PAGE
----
The objective of this study was to validate existing analytical models of the friction force and leakage for O-ring seals at high pressure, where high pressure is defined as 2000 psi. A set of three pistons with 9, 6, and 4 mm bore were used in this experiment. Each piston had a single O-ring seal located in the cap end. To validate the friction force model, the force efficiency was measured by exerting a load on a piston and collecting pressure, load, and displacement measurements during constant piston descent. To validate the leakage model, a static leakage test was performed by measuring the displacement of the piston after being exposed to a constant load for an extended amount of time. Results indicated that the friction force efficiency model was valid for a range of pressures between 500 and 2000 psi, which indicates that the model for O-ring friction holds at high pressure. Results from the leakage test showed that the piston moved close to 600 microns during the first 12 hours of testing and did not move for the remaining 36 hours. This indicates that O-ring seals are leak-free, so the volumetric efficiency can be approximated to be 100%. Simple O-ring seal models can be used to compute the overall efficiency of small-scale hydraulic systems at high pressure.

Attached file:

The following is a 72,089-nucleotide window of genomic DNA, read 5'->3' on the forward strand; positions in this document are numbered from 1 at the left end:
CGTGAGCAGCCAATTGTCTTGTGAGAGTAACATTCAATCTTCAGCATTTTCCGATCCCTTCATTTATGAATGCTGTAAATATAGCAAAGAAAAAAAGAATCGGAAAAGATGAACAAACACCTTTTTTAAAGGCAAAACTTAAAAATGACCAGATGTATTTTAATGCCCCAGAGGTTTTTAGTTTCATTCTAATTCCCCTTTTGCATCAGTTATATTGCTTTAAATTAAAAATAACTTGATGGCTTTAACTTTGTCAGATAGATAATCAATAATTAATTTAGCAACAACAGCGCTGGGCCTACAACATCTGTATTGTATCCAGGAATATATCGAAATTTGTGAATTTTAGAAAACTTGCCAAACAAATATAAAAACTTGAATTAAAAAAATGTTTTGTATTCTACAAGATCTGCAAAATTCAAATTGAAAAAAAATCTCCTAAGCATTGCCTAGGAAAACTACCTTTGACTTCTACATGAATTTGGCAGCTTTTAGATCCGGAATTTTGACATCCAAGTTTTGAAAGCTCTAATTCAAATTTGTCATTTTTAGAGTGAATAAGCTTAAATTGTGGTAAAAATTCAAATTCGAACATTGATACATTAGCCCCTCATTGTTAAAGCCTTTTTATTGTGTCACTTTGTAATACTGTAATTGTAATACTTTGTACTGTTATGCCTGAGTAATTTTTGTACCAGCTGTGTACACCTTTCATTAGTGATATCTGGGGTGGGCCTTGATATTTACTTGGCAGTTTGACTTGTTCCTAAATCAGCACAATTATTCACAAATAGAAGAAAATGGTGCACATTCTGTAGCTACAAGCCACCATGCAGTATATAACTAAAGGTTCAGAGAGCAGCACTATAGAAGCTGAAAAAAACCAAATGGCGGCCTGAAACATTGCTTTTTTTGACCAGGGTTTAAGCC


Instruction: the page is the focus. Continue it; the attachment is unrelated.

This research was supported by the Undergraduate Research Opportunities Program (UROP) and by the Center for Compact and Efficient Fluid Power (CCEFP).
Campos, Andres; Durfee, William K..
Experimental validation of an analytical model for O-ring friction and leakage at high pressure.
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